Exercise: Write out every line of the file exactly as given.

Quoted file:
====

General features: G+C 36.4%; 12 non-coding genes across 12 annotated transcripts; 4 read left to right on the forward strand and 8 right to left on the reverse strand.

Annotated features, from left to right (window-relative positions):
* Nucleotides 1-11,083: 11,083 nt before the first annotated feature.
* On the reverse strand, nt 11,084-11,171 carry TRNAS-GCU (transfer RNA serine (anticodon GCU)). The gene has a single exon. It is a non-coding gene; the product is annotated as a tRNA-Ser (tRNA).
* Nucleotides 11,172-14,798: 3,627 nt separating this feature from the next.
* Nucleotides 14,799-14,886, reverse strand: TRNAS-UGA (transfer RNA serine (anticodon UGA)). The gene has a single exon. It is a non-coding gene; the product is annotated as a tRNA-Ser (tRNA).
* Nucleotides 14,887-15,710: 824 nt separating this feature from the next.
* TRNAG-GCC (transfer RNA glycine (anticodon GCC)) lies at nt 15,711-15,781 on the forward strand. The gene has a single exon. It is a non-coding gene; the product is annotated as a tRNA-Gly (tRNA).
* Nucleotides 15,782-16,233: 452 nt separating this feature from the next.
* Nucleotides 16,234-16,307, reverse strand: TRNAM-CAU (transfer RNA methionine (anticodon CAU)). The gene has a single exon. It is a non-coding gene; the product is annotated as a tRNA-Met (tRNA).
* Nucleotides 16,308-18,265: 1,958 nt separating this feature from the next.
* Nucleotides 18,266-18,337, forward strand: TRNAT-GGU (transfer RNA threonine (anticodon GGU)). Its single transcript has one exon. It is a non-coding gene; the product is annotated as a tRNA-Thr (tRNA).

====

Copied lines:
General features: G+C 36.4%; 12 non-coding genes across 12 annotated transcripts; 4 read left to right on the forward strand and 8 right to left on the reverse strand.

Annotated features, from left to right (window-relative positions):
* Nucleotides 1-11,083: 11,083 nt before the first annotated feature.
* On the reverse strand, nt 11,084-11,171 carry TRNAS-GCU (transfer RNA serine (anticodon GCU)). The gene has a single exon. It is a non-coding gene; the product is annotated as a tRNA-Ser (tRNA).
* Nucleotides 11,172-14,798: 3,627 nt separating this feature from the next.
* Nucleotides 14,799-14,886, reverse strand: TRNAS-UGA (transfer RNA serine (anticodon UGA)). The gene has a single exon. It is a non-coding gene; the product is annotated as a tRNA-Ser (tRNA).
* Nucleotides 14,887-15,710: 824 nt separating this feature from the next.
* TRNAG-GCC (transfer RNA glycine (anticodon GCC)) lies at nt 15,711-15,781 on the forward strand. The gene has a single exon. It is a non-coding gene; the product is annotated as a tRNA-Gly (tRNA).
* Nucleotides 15,782-16,233: 452 nt separating this feature from the next.
* Nucleotides 16,234-16,307, reverse strand: TRNAM-CAU (transfer RNA methionine (anticodon CAU)). The gene has a single exon. It is a non-coding gene; the product is annotated as a tRNA-Met (tRNA).
* Nucleotides 16,308-18,265: 1,958 nt separating this feature from the next.
* Nucleotides 18,266-18,337, forward strand: TRNAT-GGU (transfer RNA threonine (anticodon GGU)). Its single transcript has one exon. It is a non-coding gene; the product is annotated as a tRNA-Thr (tRNA).